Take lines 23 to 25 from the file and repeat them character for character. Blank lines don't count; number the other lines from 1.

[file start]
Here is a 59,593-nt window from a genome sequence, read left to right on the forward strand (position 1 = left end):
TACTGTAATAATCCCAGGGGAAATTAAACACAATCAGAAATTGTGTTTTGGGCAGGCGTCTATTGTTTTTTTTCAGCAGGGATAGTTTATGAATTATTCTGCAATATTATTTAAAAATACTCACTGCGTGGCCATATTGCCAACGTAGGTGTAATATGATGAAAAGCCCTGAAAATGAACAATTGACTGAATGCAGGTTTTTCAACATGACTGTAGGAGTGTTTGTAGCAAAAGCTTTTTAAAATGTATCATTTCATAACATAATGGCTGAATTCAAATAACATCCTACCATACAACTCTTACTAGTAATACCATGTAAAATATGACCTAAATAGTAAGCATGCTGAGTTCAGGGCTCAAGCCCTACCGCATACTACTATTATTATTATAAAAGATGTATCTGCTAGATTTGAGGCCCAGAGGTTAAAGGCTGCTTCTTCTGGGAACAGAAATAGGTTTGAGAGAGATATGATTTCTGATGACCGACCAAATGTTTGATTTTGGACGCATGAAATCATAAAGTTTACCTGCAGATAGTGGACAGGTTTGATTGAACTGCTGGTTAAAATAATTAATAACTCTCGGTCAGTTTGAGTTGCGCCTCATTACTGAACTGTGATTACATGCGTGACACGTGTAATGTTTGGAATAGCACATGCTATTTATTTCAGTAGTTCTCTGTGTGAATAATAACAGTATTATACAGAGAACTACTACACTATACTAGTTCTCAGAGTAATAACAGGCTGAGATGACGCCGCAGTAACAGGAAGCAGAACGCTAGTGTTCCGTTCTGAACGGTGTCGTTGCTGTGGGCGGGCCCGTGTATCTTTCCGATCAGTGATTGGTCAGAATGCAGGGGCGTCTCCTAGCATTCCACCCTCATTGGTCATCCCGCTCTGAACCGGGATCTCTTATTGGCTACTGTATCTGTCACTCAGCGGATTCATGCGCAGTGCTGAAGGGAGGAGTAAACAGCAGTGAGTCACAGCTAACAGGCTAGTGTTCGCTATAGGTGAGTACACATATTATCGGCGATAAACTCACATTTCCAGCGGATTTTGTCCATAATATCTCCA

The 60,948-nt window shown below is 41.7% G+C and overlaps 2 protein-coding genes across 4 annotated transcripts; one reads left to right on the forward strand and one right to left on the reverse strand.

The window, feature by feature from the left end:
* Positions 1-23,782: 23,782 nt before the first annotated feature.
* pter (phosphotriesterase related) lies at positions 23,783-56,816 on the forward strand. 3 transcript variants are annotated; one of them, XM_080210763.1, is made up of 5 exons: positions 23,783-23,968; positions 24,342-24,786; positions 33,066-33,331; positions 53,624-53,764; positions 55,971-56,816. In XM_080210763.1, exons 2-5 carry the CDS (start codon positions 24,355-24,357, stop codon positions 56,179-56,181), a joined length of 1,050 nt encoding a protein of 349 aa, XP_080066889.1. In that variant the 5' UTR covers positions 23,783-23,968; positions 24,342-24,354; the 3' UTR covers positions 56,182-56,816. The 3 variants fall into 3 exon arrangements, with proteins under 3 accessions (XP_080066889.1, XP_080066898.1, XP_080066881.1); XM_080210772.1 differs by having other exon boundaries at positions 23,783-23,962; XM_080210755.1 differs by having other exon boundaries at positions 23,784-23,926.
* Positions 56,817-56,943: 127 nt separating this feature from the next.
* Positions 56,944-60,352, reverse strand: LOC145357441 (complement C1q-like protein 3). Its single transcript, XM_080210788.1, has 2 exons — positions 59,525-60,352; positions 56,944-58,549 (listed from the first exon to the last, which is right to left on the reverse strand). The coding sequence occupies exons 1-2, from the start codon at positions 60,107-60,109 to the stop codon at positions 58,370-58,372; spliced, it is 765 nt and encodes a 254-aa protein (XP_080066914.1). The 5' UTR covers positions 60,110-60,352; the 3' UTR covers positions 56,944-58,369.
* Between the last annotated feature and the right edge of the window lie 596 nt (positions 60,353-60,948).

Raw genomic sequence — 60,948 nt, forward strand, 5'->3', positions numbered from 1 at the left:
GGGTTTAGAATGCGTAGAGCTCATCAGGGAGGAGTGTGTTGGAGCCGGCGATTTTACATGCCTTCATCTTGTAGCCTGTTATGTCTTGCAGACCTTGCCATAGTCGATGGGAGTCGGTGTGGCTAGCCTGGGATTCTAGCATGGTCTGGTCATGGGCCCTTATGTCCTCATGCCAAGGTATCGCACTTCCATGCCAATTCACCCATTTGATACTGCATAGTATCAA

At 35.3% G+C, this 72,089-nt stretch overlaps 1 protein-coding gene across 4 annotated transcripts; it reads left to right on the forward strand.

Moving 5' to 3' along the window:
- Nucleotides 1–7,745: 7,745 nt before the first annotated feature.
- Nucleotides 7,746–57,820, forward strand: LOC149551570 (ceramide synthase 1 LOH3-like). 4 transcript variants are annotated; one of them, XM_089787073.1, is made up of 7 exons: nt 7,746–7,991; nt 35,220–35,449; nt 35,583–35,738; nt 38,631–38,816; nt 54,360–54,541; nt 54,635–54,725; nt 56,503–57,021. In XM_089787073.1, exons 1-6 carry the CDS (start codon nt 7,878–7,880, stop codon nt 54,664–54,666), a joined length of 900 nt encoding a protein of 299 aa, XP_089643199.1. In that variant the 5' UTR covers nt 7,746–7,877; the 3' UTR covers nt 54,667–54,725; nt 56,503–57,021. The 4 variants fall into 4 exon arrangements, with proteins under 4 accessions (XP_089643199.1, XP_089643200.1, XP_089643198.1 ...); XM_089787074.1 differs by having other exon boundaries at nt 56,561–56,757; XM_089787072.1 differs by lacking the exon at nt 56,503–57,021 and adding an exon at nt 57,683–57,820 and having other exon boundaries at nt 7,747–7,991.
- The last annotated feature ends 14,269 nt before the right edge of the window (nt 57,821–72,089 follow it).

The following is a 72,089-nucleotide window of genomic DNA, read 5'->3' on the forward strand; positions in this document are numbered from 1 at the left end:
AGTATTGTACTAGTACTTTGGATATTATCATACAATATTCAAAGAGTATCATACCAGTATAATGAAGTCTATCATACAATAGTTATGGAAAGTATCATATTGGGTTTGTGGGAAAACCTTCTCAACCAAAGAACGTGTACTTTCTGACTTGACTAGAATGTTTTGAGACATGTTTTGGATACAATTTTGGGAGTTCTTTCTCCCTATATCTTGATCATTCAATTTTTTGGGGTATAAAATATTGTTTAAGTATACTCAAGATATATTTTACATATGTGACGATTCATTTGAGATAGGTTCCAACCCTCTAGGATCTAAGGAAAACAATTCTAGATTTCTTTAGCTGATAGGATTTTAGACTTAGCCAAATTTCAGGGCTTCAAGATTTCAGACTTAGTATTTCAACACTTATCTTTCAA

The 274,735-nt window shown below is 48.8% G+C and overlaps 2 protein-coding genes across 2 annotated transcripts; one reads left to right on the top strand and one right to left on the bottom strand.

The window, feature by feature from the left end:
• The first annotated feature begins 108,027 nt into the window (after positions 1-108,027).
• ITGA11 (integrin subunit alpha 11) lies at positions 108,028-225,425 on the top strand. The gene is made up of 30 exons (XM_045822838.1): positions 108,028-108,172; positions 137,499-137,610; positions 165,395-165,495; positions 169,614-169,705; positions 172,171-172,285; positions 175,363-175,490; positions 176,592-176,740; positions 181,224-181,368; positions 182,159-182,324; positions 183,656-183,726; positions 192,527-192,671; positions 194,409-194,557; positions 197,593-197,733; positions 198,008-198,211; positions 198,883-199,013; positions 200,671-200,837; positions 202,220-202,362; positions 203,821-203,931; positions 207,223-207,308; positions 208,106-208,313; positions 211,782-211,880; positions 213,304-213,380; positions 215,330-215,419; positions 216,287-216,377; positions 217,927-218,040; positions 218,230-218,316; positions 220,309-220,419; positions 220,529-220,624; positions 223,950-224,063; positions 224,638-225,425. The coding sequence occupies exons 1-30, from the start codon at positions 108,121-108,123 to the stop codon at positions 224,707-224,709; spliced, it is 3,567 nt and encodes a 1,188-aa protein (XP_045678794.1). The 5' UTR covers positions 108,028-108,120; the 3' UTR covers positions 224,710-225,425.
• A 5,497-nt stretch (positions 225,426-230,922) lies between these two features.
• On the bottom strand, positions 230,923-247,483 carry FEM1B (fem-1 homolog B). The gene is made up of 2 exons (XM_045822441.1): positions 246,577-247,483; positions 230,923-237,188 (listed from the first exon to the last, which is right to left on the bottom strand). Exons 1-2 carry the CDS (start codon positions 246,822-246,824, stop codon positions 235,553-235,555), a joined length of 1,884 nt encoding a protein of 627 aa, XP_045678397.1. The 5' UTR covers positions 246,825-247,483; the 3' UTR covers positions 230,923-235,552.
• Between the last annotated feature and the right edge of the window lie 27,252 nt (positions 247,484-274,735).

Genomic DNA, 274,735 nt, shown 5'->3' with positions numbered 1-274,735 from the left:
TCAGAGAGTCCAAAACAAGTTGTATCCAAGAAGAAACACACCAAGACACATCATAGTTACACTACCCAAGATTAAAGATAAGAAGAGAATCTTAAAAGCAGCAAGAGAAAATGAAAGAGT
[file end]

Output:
• A 5,497-nt stretch (positions 225,426-230,922) lies between these two features.
• On the bottom strand, positions 230,923-247,483 carry FEM1B (fem-1 homolog B). The gene is made up of 2 exons (XM_045822441.1): positions 246,577-247,483; positions 230,923-237,188 (listed from the first exon to the last, which is right to left on the bottom strand). Exons 1-2 carry the CDS (start codon positions 246,822-246,824, stop codon positions 235,553-235,555), a joined length of 1,884 nt encoding a protein of 627 aa, XP_045678397.1. The 5' UTR covers positions 246,825-247,483; the 3' UTR covers positions 230,923-235,552.
• Between the last annotated feature and the right edge of the window lie 27,252 nt (positions 247,484-274,735).